Edward spun round, following his gaze.
Lord have mercy.
Not far from where they stood, standing partly shaded beneath a cycad and trampling a large patch of hornworts, was a creature three times as tall as them, with dark green, brown-flecked skin that was scaly like a snake. Dangling from its bulbous middle were two small arms with three-fingered hands ending in sickle-shaped claws. Its two legs and feet were similar, only much larger and longer, and along its back was a row of tall, bony spines linked by skin. It waved a long tail that was as thick as a tree at the base and tapered to a point, and looked like it could propel a carriage into the air with a single whack. Its long head bore two horns and a tapered jaw, the hot sun gleaming off multiple, tightly packed rows of ravenous-looking teeth.
Edward’s heart was pounding as they watched the creature lean forwards, its two eyes—like yellow billiard balls—staring straight at them.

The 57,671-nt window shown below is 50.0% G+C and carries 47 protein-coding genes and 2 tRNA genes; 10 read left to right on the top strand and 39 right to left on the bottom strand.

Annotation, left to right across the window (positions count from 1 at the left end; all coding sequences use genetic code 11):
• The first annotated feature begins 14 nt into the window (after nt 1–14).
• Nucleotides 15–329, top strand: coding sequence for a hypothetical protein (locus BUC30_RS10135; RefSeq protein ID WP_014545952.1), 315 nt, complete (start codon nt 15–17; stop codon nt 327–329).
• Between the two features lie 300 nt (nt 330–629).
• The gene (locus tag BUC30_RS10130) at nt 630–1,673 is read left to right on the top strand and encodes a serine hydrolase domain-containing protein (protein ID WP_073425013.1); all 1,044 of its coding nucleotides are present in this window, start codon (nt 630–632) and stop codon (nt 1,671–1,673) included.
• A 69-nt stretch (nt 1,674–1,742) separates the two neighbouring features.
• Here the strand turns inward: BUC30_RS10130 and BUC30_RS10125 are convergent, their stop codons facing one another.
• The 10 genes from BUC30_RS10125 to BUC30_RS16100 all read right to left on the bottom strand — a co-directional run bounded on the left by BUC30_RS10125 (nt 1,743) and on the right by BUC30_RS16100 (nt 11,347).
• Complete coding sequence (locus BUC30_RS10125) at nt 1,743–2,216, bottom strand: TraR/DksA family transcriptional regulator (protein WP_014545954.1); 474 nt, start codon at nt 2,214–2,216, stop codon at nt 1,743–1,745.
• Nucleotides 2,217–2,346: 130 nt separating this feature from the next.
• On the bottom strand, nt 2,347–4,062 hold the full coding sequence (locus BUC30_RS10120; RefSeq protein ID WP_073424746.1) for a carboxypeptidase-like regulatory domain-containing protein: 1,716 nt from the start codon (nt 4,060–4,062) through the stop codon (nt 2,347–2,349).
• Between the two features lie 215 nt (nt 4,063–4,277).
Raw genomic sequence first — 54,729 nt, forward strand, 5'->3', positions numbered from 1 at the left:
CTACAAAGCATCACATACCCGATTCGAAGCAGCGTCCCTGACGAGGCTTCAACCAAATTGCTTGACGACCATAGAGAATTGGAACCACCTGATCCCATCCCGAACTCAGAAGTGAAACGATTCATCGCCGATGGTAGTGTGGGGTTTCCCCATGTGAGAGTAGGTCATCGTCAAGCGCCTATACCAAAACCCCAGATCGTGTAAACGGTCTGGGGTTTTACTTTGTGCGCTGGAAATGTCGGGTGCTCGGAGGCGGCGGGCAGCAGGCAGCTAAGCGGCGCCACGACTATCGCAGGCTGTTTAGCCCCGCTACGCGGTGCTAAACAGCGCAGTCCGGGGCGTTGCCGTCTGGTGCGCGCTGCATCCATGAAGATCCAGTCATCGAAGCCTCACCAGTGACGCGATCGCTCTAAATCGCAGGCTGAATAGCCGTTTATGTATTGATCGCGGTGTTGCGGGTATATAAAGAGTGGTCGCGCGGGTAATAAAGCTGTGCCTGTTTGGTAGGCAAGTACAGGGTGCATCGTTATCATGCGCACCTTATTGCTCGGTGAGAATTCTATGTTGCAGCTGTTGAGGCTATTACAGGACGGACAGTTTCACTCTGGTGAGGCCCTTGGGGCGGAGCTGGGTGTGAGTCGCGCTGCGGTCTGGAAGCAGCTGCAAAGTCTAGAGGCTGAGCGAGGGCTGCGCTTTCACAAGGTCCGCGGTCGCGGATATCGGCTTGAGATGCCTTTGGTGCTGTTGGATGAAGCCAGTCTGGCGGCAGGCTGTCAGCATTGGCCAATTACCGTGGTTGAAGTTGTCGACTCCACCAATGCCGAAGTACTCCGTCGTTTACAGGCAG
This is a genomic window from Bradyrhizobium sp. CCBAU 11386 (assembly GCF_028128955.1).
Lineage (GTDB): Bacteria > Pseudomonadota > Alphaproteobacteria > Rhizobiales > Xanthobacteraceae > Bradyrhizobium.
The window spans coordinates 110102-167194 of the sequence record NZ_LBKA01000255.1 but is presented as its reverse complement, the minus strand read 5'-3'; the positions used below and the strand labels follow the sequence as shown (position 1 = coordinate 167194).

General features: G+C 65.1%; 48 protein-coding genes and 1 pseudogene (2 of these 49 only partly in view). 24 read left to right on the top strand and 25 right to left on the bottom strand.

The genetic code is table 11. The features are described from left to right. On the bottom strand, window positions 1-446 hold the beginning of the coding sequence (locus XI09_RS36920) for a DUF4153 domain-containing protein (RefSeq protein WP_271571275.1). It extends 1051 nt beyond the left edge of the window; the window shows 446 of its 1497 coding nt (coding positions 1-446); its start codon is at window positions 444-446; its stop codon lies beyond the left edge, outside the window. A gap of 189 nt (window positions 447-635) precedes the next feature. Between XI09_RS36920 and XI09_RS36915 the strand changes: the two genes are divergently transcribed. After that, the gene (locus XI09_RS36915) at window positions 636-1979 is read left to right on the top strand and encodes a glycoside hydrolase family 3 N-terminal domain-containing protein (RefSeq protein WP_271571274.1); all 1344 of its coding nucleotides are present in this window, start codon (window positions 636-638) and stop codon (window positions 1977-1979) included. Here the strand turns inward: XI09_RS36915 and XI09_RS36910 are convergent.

Neither boy moved. Richard whispered, “What do we do?”
Edward swallowed hard. He plunged his hand into his satchel and pulled out the pot of red pills.
A burnt-out writer is visited by the characters he is researching while writing a book about the mysterious assassination of US President James Garfield.
Richard Todd, an award-winning writer, is outwardly successful but inwardly plagued by uncertainties. Worst of all, he can’t seem to write any more. When a bright young editor, Jenny Lambe, arrives on his doorstep to work with him on his latest book, about the assassination of US president James Garfield, his life is sent spinning off in a new direction.